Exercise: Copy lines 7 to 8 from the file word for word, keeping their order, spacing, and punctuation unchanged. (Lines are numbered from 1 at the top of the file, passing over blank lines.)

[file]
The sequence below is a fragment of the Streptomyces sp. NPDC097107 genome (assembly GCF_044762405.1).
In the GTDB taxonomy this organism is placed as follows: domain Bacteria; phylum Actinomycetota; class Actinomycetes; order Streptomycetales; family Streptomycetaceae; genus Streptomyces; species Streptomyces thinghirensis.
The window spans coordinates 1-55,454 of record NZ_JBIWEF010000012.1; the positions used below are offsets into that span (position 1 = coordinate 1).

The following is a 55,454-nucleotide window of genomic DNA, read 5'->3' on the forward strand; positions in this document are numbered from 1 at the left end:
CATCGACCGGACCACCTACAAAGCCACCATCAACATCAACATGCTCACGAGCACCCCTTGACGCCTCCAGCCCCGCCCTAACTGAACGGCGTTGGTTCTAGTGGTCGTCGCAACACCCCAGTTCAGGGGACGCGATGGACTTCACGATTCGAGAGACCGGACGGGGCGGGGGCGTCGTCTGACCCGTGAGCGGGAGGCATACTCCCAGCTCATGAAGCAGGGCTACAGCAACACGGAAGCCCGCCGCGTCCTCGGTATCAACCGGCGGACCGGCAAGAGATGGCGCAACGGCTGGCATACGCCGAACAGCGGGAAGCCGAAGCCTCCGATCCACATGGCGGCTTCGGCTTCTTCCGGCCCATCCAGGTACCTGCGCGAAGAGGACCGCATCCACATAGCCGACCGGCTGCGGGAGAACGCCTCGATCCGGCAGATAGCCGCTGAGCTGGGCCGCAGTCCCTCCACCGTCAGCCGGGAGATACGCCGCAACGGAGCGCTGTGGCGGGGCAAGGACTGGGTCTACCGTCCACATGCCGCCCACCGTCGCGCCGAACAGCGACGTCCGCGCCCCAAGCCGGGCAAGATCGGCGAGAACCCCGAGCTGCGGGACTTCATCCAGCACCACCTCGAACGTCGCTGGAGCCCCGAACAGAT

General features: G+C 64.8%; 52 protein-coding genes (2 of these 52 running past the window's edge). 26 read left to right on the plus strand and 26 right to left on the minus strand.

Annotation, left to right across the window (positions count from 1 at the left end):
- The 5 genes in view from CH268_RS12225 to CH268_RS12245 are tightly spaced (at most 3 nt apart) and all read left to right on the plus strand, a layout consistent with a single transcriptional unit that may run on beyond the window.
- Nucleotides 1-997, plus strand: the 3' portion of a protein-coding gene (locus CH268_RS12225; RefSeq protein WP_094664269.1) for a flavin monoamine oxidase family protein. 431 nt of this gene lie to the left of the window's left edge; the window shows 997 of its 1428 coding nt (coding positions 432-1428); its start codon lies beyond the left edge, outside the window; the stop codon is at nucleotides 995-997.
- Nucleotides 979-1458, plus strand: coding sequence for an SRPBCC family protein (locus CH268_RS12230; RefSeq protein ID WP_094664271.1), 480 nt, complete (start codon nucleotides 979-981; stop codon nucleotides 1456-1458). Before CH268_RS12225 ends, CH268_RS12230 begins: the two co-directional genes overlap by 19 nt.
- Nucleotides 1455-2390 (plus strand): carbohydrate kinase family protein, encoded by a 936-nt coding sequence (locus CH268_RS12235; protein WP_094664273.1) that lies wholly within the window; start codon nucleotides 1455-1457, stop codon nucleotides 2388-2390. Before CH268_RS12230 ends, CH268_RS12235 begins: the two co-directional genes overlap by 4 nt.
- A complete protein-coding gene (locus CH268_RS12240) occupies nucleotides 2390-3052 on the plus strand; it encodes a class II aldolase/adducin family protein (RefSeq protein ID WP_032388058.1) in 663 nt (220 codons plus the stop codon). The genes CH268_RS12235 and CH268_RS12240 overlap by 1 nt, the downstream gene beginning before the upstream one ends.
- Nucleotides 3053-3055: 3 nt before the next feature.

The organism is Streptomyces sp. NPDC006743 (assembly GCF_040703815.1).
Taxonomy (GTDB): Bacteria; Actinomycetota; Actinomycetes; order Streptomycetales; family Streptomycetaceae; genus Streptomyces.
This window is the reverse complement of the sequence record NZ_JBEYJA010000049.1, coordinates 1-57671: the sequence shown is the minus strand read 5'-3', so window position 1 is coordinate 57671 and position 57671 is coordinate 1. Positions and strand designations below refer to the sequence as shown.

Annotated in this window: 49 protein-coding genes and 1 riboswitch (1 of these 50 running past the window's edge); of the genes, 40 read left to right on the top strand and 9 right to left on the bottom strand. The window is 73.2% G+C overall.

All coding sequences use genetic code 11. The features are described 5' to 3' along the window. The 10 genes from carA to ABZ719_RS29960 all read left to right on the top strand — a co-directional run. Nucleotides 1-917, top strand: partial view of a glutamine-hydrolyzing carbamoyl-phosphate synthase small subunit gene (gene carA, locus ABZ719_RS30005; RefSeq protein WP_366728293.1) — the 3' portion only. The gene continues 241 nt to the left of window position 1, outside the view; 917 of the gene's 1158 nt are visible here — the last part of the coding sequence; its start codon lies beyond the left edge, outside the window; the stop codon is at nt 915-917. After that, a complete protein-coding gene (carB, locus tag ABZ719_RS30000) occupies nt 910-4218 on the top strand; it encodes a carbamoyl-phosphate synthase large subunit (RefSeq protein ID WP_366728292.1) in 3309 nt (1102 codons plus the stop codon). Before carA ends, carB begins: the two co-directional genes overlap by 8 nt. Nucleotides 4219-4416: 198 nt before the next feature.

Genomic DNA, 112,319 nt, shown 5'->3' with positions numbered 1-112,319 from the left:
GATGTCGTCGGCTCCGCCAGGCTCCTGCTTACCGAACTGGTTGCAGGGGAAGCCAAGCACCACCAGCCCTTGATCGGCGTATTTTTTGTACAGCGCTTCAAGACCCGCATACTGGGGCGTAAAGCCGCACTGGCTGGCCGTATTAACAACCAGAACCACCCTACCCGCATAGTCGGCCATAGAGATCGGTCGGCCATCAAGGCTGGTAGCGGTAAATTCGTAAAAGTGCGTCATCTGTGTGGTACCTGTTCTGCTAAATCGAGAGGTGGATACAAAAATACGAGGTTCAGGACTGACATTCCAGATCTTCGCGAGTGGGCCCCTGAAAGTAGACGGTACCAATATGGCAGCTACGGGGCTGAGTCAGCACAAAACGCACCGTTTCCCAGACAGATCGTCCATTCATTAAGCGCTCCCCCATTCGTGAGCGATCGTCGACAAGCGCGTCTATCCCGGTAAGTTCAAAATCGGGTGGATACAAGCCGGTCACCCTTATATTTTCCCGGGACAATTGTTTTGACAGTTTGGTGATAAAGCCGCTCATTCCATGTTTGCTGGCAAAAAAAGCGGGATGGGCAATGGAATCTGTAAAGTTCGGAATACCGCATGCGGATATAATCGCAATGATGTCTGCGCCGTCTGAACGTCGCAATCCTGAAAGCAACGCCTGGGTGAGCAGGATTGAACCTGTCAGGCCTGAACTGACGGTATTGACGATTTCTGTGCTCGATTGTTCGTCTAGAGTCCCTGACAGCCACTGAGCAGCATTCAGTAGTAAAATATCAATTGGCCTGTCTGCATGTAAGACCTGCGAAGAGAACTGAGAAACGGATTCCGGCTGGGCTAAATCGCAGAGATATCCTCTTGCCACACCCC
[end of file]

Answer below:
Annotation, left to right across the window (positions count from 1 at the left end):
- The 5 genes in view from CH268_RS12225 to CH268_RS12245 are tightly spaced (at most 3 nt apart) and all read left to right on the plus strand, a layout consistent with a single transcriptional unit that may run on beyond the window.